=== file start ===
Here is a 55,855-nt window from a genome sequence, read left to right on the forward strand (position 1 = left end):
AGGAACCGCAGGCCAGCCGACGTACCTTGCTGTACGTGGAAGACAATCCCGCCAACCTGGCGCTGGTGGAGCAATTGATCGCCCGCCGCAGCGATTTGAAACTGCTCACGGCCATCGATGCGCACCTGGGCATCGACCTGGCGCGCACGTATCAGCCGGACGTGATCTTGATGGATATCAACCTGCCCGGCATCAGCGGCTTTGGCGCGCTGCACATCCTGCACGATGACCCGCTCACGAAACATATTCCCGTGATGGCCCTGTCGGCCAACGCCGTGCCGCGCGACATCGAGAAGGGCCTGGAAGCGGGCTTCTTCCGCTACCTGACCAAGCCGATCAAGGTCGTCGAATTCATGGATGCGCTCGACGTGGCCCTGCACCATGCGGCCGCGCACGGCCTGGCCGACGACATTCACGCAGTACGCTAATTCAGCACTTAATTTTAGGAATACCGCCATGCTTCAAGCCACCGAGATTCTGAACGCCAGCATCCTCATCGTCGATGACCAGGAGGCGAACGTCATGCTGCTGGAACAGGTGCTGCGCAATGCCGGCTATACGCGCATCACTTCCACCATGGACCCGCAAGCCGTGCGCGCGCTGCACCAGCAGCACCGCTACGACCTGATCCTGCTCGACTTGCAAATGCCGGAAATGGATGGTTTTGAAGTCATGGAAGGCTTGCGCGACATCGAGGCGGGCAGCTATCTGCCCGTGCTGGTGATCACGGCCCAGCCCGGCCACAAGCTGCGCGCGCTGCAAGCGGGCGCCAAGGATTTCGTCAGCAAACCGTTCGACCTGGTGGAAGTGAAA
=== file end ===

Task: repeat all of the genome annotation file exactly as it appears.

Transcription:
Here is a 55,855-nt window from a genome sequence, read left to right on the forward strand (position 1 = left end):
AGGAACCGCAGGCCAGCCGACGTACCTTGCTGTACGTGGAAGACAATCCCGCCAACCTGGCGCTGGTGGAGCAATTGATCGCCCGCCGCAGCGATTTGAAACTGCTCACGGCCATCGATGCGCACCTGGGCATCGACCTGGCGCGCACGTATCAGCCGGACGTGATCTTGATGGATATCAACCTGCCCGGCATCAGCGGCTTTGGCGCGCTGCACATCCTGCACGATGACCCGCTCACGAAACATATTCCCGTGATGGCCCTGTCGGCCAACGCCGTGCCGCGCGACATCGAGAAGGGCCTGGAAGCGGGCTTCTTCCGCTACCTGACCAAGCCGATCAAGGTCGTCGAATTCATGGATGCGCTCGACGTGGCCCTGCACCATGCGGCCGCGCACGGCCTGGCCGACGACATTCACGCAGTACGCTAATTCAGCACTTAATTTTAGGAATACCGCCATGCTTCAAGCCACCGAGATTCTGAACGCCAGCATCCTCATCGTCGATGACCAGGAGGCGAACGTCATGCTGCTGGAACAGGTGCTGCGCAATGCCGGCTATACGCGCATCACTTCCACCATGGACCCGCAAGCCGTGCGCGCGCTGCACCAGCAGCACCGCTACGACCTGATCCTGCTCGACTTGCAAATGCCGGAAATGGATGGTTTTGAAGTCATGGAAGGCTTGCGCGACATCGAGGCGGGCAGCTATCTGCCCGTGCTGGTGATCACGGCCCAGCCCGGCCACAAGCTGCGCGCGCTGCAAGCGGGCGCCAAGGATTTCGTCAGCAAACCGTTCGACCTGGTGGAAGTGAAA